The Gualaxo do Norte River, in Mariana (MG), was the first spring reached by the tailings of the Fundão dam, which fail on November 5, 2015. The tailings would cover 670 kilometers, crossing Minas Gerais and Espírito Santo municipalities until reach the sea, 16 days later. The environmental disaster is considered one of the largest in the country and left 19 people dead and 3 districts destroyed in Minas Gerais – Bento Rodrigues and Paracatu de Baixo in Mariana, and Gesteira in Barra Longa.
An important tributary of the Doce river, the Gualaxo do Norte River was 48 of its 60 kilometers long, affected by tailings from the Fundão dam. The watercourse is part of an 80-kilometer path that was the first and most affected by the 39.2 million cubic meters of tailings released by the failure. The tailings entered the Santarém stream and then reached the Gualaxo. It arrived at the Carmo River and went to the Risoleta Neves Hydroelectric Power Plant (known as Candonga). The plant’s reservoir has dammed about 10 million cubic meters of tailings, a quarter of all that leaked from Fundão. Another 20 million cubic meters traveled the Doce River and part of them reached the mouth in Regência, in the district of Linhares, Espírito Santo State.
Repair actions on the river began shortly after the event, still in 2015, with the cleaning of the riverbeds and stabilization of the banks of the Gualaxo and Carmo River, between Mariana and Santa Cruz do Escalvado, in Minas Gerais. More than 150,000 cubic meters of tailings were removed from the center of Barra Longa (the only municipality that had its urban area reached by the tailings). From Candonga, until June 2019, 959,000 cubic meters of tailings were deposited in a 400-meter path closer to the dam. The cleaning of the reservoir is a complex operation that began in 2016. To contain the tailings slurry that could still arrive from Fundão, three metal dam were built inside the reservoir of the plant, where they will be submerged after filling this structure.
To combat erosion and prevent tailings accumulated on the outside of rivers from falling into their riverbeds, 800 hectares of fast-growing native species were planted. At the same time, erosion control and bank overhaul actions were carried out over an area of approximately 1,522 hectares – the equivalent of 1,500 soccer fields.
Reshaping is a technique used to stabilize riverbanks through revegetation. This avoids the erosion process, which can cause water turbidity to increase when moving the tailings, yet modify its natural course.
The technique also contributes to give natural regeneration capacity to the area. With the increased vegetation on the banks and improved water quality, conditions are created for an environment with more aquatic and terrestrial biodiversity.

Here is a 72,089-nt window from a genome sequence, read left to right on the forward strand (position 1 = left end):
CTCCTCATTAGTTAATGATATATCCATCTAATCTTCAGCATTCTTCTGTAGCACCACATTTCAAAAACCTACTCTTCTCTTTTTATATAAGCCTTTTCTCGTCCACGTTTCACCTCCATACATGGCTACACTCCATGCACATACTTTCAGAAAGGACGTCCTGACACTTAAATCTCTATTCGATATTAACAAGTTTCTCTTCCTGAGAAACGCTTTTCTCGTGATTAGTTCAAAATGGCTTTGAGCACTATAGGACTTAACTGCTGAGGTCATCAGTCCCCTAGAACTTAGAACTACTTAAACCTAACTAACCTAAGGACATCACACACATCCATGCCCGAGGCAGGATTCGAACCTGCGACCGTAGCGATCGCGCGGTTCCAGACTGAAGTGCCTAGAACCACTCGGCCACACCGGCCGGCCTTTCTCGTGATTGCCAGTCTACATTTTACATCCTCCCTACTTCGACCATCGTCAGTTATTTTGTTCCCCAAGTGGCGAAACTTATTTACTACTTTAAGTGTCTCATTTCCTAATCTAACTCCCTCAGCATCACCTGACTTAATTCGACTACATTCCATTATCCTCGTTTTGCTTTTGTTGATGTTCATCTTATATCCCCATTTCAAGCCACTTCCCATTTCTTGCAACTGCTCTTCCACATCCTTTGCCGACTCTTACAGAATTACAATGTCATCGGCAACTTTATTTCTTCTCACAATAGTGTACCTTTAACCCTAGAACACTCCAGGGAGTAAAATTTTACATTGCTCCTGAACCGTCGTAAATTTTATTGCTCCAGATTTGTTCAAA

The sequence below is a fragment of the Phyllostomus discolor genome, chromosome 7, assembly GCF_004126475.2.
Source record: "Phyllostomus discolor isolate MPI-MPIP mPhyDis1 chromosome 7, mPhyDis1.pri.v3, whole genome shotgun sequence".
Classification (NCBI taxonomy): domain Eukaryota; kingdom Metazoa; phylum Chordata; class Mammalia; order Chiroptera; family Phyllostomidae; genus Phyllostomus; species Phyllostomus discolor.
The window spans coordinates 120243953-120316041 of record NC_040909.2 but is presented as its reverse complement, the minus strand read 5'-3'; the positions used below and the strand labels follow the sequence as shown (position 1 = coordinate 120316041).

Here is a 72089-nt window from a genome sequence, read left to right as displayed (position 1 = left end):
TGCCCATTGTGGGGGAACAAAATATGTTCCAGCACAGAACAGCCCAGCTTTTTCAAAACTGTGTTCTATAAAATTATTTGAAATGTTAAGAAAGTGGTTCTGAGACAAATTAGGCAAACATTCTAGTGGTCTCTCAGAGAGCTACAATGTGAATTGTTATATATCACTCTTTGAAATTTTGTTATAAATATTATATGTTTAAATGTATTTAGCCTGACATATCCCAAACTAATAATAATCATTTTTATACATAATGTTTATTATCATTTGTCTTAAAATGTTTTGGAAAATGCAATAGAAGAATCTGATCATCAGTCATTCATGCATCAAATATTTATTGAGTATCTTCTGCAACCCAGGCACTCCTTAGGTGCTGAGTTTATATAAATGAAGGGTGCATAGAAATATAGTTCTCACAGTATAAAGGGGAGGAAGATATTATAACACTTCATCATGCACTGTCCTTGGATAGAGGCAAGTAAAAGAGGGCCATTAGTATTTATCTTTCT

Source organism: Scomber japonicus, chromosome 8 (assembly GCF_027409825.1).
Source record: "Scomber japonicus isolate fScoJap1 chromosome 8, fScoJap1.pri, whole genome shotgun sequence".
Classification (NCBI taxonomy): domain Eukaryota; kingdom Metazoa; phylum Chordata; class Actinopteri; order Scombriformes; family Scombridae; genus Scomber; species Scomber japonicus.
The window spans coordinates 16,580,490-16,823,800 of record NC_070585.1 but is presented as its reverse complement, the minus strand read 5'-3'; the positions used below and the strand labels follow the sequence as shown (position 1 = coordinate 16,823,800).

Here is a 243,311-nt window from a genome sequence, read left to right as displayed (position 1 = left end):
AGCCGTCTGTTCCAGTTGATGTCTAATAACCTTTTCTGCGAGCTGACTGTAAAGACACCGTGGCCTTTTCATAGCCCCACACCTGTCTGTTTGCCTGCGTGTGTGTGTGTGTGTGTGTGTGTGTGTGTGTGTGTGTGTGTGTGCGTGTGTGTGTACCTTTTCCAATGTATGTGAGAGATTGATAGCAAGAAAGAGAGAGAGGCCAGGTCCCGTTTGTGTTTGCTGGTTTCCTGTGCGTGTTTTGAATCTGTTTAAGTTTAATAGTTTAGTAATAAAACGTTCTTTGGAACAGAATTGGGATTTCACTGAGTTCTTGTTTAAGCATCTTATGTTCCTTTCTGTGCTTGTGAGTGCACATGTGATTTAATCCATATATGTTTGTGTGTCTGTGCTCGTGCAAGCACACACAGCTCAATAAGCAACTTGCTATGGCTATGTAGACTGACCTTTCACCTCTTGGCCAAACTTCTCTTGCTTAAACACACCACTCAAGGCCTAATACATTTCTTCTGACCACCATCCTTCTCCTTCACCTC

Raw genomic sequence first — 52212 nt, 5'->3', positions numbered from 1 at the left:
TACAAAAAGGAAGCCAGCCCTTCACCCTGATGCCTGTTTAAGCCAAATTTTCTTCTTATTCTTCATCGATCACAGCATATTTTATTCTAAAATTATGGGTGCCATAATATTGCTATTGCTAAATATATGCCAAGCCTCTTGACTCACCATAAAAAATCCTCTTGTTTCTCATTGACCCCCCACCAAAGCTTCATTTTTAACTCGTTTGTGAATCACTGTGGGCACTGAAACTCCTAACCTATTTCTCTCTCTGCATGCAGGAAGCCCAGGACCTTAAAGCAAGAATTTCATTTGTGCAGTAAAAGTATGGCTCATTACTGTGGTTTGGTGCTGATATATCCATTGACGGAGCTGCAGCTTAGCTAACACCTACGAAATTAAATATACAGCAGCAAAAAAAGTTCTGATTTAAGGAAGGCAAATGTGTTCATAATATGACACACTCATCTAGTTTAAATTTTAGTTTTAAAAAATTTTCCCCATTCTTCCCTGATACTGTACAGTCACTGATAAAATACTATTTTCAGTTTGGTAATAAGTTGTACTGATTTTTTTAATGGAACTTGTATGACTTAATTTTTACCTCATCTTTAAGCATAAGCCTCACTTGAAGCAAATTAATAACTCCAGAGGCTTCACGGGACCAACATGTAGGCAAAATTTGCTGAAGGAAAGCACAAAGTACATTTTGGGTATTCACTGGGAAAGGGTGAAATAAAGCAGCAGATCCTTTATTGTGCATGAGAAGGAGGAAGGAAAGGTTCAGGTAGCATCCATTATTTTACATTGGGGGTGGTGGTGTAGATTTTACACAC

After the beginning of emergency vegetation planting and riverbank reforming, the process of recomposing riparian forest with native tree species began in January 2018. The goal is to provide the return of native fauna and microorganisms. These species are adapted to local conditions and are ideal for controlling the velocity of rainfall runoff, as well as filtering and absorbing sediments, preventing them from falling into the river channels.
Restoring riparian forest is fundamental to the health of the Doce River basin and, of course, to water quality. According to the NGO WWF-Brazil, “riparian forest is all kind of native vegetation that is on the banks of rivers, streams, lakes, water eyes and dams. The word “ciliary” alludes to the importance that the eyelashes have for our eyes. The same can be said about the protection of rivers and lakes: it prevents siltation and acts directly on the physical conservation of rivers. In addition, by providing food and shelter for wildlife species, it also contributes to the conservation of biodiversity.
This riparian forest restoration work is expected to continue until March 2020 in Permanent Preservation Areas (PPAs).
Gualaxo do Norte River, which suffered the first environmental impact, already responds to actions taken by the Renova Foundation. The results of water quality monitoring show that turbidity is declining each year, compared with the end of 2015, immediately after the rupture, when turbidity was at its peak. In the last dry period, which runs from May to September, daily turbidity rates remained within the limits set by the Brazilian Ministry of Health and the State Council for Environmental Policy (Copam) 90% of the time.